12 Animation: Simple Timer Example public class RedBallPanel extends JPanel { private static Random generator; private Ellipse2D pellet; private int tick; private int x, y; private Timer timer; public RedBallPanel() { generator = new Random(); startAnimating(); public void paintComponent(Graphics g) { super.paintComponent(g); Graphics2D g2 = (Graphics2D) g; g2.setPaint(Color.RED); g2.fill(pellet); } private void startAnimating() { pellet = new Ellipse2D.Double(); tick = 0; timer = new javax.swing.Timer(1000, new TimerListener()); timer.start(); } public class TimerListener implements ActionListener { public void actionPerformed( x = generator.nextInt(Main.FR.. y = generator.nextInt(Main.FR.. pellet.setFrame(x, y, 10, 10); repaint(); tick++; if (tick > 20) timer.stop(); } executes every 1000 ms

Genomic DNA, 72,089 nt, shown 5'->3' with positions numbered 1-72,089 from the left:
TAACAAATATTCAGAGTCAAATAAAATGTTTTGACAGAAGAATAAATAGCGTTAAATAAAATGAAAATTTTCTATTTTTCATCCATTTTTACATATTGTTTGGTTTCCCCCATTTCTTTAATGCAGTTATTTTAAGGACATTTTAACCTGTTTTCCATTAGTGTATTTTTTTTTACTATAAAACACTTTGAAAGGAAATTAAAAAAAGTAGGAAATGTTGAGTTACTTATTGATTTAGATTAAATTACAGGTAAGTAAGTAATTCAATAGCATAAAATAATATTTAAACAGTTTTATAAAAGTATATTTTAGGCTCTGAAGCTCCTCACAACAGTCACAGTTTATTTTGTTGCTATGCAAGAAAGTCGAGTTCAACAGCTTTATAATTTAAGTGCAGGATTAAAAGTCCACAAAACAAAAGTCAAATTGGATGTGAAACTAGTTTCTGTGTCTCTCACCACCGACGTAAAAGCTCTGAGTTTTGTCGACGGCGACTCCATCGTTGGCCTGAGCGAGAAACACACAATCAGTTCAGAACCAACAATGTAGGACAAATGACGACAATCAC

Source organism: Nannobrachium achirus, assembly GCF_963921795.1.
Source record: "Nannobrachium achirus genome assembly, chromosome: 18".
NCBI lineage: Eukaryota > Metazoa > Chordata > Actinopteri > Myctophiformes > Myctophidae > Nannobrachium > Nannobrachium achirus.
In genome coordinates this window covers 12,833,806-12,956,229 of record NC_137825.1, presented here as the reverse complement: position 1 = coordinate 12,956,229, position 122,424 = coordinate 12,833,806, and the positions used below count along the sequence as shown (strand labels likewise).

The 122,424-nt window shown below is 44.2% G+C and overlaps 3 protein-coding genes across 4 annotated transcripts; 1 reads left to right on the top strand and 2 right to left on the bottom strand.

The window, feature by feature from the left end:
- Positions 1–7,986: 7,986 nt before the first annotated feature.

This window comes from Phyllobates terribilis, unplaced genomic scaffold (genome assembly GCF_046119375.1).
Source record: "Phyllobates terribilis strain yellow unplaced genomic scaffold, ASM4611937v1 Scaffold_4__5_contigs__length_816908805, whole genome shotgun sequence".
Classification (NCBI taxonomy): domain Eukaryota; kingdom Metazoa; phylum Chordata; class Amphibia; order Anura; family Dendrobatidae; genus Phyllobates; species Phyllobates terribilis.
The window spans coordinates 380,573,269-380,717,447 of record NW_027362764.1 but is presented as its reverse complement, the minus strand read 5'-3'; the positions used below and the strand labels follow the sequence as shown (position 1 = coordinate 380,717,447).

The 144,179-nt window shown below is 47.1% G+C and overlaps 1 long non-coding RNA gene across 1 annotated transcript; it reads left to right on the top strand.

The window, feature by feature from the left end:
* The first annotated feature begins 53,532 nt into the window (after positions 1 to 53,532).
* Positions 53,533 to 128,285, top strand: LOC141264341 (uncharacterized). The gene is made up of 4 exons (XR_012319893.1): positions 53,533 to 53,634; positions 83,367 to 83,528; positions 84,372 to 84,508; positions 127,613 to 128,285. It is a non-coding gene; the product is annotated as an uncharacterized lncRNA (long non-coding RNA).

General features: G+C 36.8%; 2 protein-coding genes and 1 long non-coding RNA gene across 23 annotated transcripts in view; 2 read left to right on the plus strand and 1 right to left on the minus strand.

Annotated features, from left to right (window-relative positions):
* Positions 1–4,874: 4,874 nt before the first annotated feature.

13 Animation: Double Buffering Double buffering is the mechanism of using a second bitmap (or buffer) which receives all of the updates to a window during an update. Once all of the objects of a window have been drawn, then the bitmap is copied to the primary bitmap seen on the screen. This prevents the flashing from appearing to the user that occurs when multiple items are being drawn to the screen.

14 Animation: Double Buffering In Swing Swing now (as of Java 6) provides true double buffering. Previously, application programmers had to implement double buffering themselves The no-arg constructor of JPanel returns a JPanel with a double buffer (and a flow layout) by default "...uses additional memory space to achieve fast, flicker-free updates."